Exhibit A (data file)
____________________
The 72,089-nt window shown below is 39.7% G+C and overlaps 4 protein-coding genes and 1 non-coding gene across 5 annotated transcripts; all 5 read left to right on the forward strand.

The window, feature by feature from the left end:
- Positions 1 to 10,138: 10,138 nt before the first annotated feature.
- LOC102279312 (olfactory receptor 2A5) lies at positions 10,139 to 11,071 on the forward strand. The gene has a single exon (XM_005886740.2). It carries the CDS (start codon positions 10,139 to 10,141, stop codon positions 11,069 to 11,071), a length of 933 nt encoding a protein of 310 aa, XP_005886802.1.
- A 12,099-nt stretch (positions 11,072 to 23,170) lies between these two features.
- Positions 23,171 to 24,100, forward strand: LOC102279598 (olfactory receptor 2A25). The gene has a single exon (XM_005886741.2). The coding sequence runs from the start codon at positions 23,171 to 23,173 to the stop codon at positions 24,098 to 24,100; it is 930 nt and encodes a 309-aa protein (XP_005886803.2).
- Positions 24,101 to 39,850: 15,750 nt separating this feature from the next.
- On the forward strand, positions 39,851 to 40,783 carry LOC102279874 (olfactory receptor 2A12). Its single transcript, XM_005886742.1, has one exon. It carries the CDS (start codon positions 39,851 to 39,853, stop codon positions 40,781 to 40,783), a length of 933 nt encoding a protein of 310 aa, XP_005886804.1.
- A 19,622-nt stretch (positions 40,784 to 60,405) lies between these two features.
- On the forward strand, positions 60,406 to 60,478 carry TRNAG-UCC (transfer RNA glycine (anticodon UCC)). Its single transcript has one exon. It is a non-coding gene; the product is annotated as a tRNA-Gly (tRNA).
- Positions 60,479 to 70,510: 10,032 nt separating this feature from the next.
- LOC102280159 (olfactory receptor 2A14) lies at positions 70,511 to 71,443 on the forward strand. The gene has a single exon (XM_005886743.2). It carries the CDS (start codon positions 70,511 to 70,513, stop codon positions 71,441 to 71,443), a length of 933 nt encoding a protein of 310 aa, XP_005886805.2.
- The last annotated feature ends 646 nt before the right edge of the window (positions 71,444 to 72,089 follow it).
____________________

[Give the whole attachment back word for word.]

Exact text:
The 72,089-nt window shown below is 39.7% G+C and overlaps 4 protein-coding genes and 1 non-coding gene across 5 annotated transcripts; all 5 read left to right on the forward strand.

The window, feature by feature from the left end:
- Positions 1 to 10,138: 10,138 nt before the first annotated feature.
- LOC102279312 (olfactory receptor 2A5) lies at positions 10,139 to 11,071 on the forward strand. The gene has a single exon (XM_005886740.2). It carries the CDS (start codon positions 10,139 to 10,141, stop codon positions 11,069 to 11,071), a length of 933 nt encoding a protein of 310 aa, XP_005886802.1.
- A 12,099-nt stretch (positions 11,072 to 23,170) lies between these two features.
- Positions 23,171 to 24,100, forward strand: LOC102279598 (olfactory receptor 2A25). The gene has a single exon (XM_005886741.2). The coding sequence runs from the start codon at positions 23,171 to 23,173 to the stop codon at positions 24,098 to 24,100; it is 930 nt and encodes a 309-aa protein (XP_005886803.2).
- Positions 24,101 to 39,850: 15,750 nt separating this feature from the next.
- On the forward strand, positions 39,851 to 40,783 carry LOC102279874 (olfactory receptor 2A12). Its single transcript, XM_005886742.1, has one exon. It carries the CDS (start codon positions 39,851 to 39,853, stop codon positions 40,781 to 40,783), a length of 933 nt encoding a protein of 310 aa, XP_005886804.1.
- A 19,622-nt stretch (positions 40,784 to 60,405) lies between these two features.
- On the forward strand, positions 60,406 to 60,478 carry TRNAG-UCC (transfer RNA glycine (anticodon UCC)). Its single transcript has one exon. It is a non-coding gene; the product is annotated as a tRNA-Gly (tRNA).
- Positions 60,479 to 70,510: 10,032 nt separating this feature from the next.
- LOC102280159 (olfactory receptor 2A14) lies at positions 70,511 to 71,443 on the forward strand. The gene has a single exon (XM_005886743.2). It carries the CDS (start codon positions 70,511 to 70,513, stop codon positions 71,441 to 71,443), a length of 933 nt encoding a protein of 310 aa, XP_005886805.2.
- The last annotated feature ends 646 nt before the right edge of the window (positions 71,444 to 72,089 follow it).